Approximately 7.7 million American adults age 18 and older, or about 3.5 percent of people in this age group in a given year, have PTSD. This can be a debilitating anxiety disorder, and the long-term effects of untreated PTSD manifest in ongoing and worsening physical and mental health issues.
GAD – Generalized Anxiety Disorder
People with Generalized Anxiety Disorder (GAD) tend to feel pressured, worried, and restless. Often people with this problem think about one responsibility after another and are often distracted from enjoyable activities by intrusive thoughts about what they “should” be doing. Although different suffers may have many different worries that paralyze them, there is often a unifying theme to the worrying with someone suffering from GAD, such as a fear of failure, or approval.
Approximately 6.8 million American adults, or about 3.1 percent of people age 18 and over, suffer with GAD. It can begin at any age, though the median age of onset is 31 years old.
Social Phobia, or Social Anxiety Disorder, is an anxiety disorder characterized by overwhelming anxiety and excessive self-consciousness in everyday social situations. Approximately 15 million American adults age 18 and over, or about 6.8 percent of people, struggle with social phobia. Social phobia begins in childhood or adolescence, typically around 13 years of age.
Agoraphobia involves intense fear and anxiety of any place or situation where escape might be difficult, leading to avoidance of situations such as being alone outside of the home, traveling in a car, bus, or airplane, or being in a crowded area. Approximately 1.8 million American adults age 18 and over have agoraphobia without a history of panic disorder. The median age of onset of agoraphobia is 20 years of age.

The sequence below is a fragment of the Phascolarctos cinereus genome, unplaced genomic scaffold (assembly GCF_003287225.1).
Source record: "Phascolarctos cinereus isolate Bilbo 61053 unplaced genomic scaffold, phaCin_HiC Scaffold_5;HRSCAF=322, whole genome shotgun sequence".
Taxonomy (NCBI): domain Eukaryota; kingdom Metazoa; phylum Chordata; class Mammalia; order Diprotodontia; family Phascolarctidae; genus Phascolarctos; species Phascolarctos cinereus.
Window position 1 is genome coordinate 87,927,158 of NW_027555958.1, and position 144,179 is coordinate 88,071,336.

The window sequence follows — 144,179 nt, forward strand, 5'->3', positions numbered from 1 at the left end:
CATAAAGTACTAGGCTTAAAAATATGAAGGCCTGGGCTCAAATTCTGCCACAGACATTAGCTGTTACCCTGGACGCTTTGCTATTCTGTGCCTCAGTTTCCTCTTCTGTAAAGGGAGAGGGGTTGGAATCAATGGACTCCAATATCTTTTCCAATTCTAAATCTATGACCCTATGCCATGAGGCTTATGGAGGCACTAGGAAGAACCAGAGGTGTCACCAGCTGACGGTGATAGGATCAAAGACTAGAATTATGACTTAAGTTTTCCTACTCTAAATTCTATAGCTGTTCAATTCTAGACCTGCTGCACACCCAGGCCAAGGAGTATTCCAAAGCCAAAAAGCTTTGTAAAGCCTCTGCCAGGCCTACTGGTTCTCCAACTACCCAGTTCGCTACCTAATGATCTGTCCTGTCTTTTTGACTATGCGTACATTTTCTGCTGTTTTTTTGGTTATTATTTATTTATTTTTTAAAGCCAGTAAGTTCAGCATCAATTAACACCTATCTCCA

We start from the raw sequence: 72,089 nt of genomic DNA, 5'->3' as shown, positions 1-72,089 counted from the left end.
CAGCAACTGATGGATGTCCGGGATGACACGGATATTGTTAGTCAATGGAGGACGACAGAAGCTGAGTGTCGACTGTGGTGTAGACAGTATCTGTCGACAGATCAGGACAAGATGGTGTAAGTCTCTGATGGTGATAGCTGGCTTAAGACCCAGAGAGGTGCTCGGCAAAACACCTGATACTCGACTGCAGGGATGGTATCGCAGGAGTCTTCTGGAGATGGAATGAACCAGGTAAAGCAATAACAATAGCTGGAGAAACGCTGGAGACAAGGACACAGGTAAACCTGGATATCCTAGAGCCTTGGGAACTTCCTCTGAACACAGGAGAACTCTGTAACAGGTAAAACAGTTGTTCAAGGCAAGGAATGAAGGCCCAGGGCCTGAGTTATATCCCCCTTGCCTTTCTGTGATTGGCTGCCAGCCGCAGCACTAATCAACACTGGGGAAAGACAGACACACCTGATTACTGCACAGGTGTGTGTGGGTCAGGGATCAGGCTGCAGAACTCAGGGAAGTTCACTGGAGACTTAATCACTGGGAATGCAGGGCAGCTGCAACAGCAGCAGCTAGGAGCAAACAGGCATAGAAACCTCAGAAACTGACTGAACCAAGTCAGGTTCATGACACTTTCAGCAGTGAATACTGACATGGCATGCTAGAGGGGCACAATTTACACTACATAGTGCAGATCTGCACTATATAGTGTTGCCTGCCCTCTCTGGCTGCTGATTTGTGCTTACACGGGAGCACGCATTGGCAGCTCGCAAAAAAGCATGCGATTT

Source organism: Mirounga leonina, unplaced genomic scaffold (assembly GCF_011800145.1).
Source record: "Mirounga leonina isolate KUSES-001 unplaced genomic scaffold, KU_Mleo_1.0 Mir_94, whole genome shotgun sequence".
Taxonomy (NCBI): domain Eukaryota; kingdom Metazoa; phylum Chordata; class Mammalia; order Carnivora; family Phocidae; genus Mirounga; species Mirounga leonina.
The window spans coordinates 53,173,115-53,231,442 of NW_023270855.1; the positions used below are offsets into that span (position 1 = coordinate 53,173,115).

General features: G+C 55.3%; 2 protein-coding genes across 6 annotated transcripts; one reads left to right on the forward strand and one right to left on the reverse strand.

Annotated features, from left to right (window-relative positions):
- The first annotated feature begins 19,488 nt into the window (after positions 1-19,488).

Specific phobia involves marked and persistent fear and avoidance of a specific object or situation. Approximately 19.2 million American adults age 18 and older, or about 8.7 percent of people have some type of specific phobia. Specific phobia typically begins in childhood; the median age of onset is seven years.
An Integrated Approach to Wellness:
Regardless of the anxiety disorder one suffers from, there is help for the condition! At Dallas Brain & Wellness Institute, our goal is to work with each client to reduce or eliminate symptoms related to anxiety disorders. We utilize neurofeedback, altering the brainwaves to bring them back into a normal state. Additionally, through Christian counseling, we address related behaviors and patterns that have developed in thoughts and actions related to the anxiety disorder. In cases where client is currently on medication, as the brain heals and we effectively work through related thought and behavior patterns, we work closely with the client’s physician to reduce and/or eliminate medications. As the client nears the end of treatment, we move from counseling to Hemispheric life coaching. The client is able to look to the future making balanced, healthy decisions from a place of hope, healing, and wellness!
Written by: Dr. Stephanie Golder